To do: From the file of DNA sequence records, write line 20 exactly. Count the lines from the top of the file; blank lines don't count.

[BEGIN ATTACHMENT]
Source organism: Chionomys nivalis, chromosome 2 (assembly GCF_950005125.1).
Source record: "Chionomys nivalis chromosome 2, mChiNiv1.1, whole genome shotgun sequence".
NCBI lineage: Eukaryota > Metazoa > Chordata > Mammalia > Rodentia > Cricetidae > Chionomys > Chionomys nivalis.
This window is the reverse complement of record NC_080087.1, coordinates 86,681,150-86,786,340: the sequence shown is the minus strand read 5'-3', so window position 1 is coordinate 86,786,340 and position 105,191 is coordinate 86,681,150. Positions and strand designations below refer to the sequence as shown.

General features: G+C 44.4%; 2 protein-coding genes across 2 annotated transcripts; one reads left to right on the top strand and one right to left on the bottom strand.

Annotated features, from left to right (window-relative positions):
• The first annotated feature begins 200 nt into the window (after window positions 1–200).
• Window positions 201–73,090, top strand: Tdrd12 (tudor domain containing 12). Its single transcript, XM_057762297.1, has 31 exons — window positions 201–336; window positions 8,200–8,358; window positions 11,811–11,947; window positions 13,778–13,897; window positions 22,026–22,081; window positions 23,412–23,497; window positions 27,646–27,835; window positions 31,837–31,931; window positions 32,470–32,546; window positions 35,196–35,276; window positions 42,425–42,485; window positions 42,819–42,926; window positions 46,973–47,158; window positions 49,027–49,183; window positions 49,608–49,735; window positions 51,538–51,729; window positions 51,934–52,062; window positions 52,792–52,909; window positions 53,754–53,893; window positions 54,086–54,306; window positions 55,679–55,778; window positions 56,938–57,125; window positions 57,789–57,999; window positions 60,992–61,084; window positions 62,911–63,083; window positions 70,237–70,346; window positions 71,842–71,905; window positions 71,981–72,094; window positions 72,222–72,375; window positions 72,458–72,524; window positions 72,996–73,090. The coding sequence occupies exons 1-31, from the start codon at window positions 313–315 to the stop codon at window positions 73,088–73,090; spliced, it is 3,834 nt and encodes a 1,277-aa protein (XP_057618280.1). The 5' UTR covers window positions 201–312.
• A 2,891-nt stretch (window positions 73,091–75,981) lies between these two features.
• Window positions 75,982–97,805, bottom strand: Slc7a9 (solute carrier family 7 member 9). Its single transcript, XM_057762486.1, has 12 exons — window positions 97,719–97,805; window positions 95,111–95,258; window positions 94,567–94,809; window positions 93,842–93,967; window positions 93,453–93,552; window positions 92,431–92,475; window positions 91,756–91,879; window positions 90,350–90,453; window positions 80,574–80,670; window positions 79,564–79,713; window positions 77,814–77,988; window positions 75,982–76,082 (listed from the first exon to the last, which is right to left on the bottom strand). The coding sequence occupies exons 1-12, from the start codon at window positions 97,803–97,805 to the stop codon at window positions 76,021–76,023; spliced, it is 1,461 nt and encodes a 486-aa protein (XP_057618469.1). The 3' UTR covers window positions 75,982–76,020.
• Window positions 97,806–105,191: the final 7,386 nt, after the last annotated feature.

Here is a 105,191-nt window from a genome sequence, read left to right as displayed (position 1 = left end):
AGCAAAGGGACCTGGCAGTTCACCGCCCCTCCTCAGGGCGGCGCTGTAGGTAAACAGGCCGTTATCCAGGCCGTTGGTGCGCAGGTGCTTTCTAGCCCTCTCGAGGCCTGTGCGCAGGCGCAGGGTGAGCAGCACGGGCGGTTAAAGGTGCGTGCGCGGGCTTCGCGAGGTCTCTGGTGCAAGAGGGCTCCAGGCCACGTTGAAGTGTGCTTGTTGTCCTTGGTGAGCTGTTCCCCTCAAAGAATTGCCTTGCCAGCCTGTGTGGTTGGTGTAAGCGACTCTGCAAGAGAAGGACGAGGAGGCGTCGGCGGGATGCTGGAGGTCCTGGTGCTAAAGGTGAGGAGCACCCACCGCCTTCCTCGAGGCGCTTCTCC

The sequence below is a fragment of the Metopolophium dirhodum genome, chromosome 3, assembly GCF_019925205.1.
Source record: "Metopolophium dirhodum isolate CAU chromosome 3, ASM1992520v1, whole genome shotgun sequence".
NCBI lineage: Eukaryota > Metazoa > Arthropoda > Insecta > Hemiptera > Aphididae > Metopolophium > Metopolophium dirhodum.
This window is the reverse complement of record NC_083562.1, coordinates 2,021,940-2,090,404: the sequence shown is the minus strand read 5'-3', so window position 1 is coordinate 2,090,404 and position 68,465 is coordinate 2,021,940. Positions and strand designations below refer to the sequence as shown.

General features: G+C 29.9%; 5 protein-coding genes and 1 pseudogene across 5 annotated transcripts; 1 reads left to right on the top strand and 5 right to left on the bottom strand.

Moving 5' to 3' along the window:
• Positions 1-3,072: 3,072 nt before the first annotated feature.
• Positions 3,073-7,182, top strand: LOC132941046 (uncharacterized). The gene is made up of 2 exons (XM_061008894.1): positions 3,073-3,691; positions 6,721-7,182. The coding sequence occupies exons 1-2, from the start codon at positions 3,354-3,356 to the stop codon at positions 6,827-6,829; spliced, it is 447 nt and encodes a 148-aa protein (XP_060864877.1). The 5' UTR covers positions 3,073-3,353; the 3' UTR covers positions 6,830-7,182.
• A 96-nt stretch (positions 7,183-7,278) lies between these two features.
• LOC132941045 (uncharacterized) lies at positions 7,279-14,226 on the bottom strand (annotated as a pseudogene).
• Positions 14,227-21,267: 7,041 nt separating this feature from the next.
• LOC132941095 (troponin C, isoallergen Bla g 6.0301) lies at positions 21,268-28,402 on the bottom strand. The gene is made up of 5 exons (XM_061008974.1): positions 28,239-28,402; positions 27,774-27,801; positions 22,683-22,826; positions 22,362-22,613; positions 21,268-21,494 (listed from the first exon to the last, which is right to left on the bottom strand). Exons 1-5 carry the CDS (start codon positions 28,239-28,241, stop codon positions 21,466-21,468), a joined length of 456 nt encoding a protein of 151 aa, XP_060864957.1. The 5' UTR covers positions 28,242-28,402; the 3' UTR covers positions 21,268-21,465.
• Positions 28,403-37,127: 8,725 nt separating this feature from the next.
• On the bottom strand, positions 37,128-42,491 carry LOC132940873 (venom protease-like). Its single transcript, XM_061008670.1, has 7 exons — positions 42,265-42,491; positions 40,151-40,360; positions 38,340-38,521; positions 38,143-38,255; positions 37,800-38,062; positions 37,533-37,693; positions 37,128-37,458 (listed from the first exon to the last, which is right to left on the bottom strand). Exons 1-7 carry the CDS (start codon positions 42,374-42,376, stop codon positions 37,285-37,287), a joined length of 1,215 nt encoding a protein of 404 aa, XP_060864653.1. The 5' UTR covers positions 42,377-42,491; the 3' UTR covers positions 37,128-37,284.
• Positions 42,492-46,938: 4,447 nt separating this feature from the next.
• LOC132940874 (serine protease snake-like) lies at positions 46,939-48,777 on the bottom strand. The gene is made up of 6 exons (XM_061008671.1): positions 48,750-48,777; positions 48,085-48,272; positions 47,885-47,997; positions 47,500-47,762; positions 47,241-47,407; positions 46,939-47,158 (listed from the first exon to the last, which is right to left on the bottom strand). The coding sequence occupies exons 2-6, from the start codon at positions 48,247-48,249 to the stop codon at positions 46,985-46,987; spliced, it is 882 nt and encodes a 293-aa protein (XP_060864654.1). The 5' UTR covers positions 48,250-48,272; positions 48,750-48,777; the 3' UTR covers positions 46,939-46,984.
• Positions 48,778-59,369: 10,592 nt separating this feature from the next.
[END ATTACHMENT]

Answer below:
• Positions 1-3,072: 3,072 nt before the first annotated feature.